Saturday, January 2, 2010

Lighting 3D Backgrounds



Nothing much to do with the latest blockbuster Avatar, but this post has a lot in common with the use of 3D elements trend in hollywood. Take a look at how to incorporate the 3D scenes/objects into photography and mage making in terms of lighting.



The most important part in creating images with 3D elements is a lot of planning ahead. And by lot, i really mean A LOT!! It's just like a regular shoot and more. Like, for this shoot for a magazine story, we had the regular hair, make up, stylist etc. but we also were working with a 3D artist/student friend, who helped create the backgrounds. All these elements had to fall in place perfectly to make this a success.

Since we knew we will have a predominant dark atmosphere with colored lighs, we shot the main images on a black seamless background. This makes the cutouts more realistic as opposed to shooting the model in a bright white background. The angle of the camera had to be the same as that of the 3D scene angle. The basic 3D scene was made before the shoot, so the angle we shot in with the camera....we matched the same in the scene. Since this was kind of an experiment also, we kept the 3D objects absolutely basic like the wooden crate, the rusted tumbler, a tube light and a metal sound stage pillar. All these objects are basic geometry and simple textures and quite easy to make for those familiar with 3D software like Maya, 3DStudio Max etc.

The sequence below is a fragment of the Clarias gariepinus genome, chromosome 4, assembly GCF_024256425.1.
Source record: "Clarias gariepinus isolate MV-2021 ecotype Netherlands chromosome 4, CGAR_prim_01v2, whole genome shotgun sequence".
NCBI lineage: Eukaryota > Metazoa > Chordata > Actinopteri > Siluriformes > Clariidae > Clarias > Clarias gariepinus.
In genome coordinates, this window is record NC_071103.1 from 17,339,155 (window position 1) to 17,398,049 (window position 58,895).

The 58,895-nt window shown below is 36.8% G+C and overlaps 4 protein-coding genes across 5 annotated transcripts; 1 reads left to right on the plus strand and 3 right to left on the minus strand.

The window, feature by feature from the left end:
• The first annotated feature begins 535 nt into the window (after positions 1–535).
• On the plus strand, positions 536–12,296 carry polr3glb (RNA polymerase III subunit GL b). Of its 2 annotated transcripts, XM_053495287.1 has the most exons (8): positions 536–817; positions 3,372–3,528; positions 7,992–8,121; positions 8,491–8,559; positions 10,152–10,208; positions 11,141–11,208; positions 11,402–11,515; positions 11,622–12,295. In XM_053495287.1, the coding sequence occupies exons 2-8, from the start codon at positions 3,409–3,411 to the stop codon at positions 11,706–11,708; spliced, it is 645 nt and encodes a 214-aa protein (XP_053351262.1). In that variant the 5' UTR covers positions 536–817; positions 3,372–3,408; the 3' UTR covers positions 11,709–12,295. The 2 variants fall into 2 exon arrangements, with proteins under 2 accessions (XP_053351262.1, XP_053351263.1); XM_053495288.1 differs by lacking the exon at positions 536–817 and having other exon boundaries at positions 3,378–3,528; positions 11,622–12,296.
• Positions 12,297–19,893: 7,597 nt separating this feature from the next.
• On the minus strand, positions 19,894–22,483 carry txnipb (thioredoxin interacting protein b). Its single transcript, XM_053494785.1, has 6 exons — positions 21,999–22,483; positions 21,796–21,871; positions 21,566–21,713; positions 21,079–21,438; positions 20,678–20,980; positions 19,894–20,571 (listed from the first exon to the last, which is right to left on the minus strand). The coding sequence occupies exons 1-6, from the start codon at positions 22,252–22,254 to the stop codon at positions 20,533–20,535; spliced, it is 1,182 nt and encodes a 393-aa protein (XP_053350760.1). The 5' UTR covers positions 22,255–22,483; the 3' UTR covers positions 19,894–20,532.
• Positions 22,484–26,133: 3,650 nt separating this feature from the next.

Anyway, once the scene was ready in 3D, all we had to do was to move the scene around to get different angles of the same scene and change the lighting according to the model shot. Since the lighting was pre-decided, this process was smooth.


In the image above, the model was lit with a softbox on a boom stand(which is the key light in all images) and a green gel from behind. In the studio, her hand was touching the gray paper background. The real shadows falling on the background were extracted and put in the 3d image of the wall on the part where the model is touching the wall. Creating artificial shadow won't give the realistic effect. The wall was lit with a green light from the same direction as of the green gell light in studio.


As you can see here, there are two lights on the model from the back. The magenta on the left is quite strong compared to the green light on the right. So we do the same for our scene and make the green light more subtle.


For this last image above, we wanted the tube light lit, and the model in front of it. So thats what we did in the studio. We put a strobe right behind the model to light her from the back. I wish i could have reduced the power of the strobe a little bit to make it more like a light from the tube. But hey, no ones complaining :).

So, try and collaborate with 3D artists to create amazing images you see in movies. Of course, the above images could have been shot in a ware house. But its fun to innovate and try new things. For 3D backgrounds, imagination is the limit. What we did here is a small attempt of whats possible!

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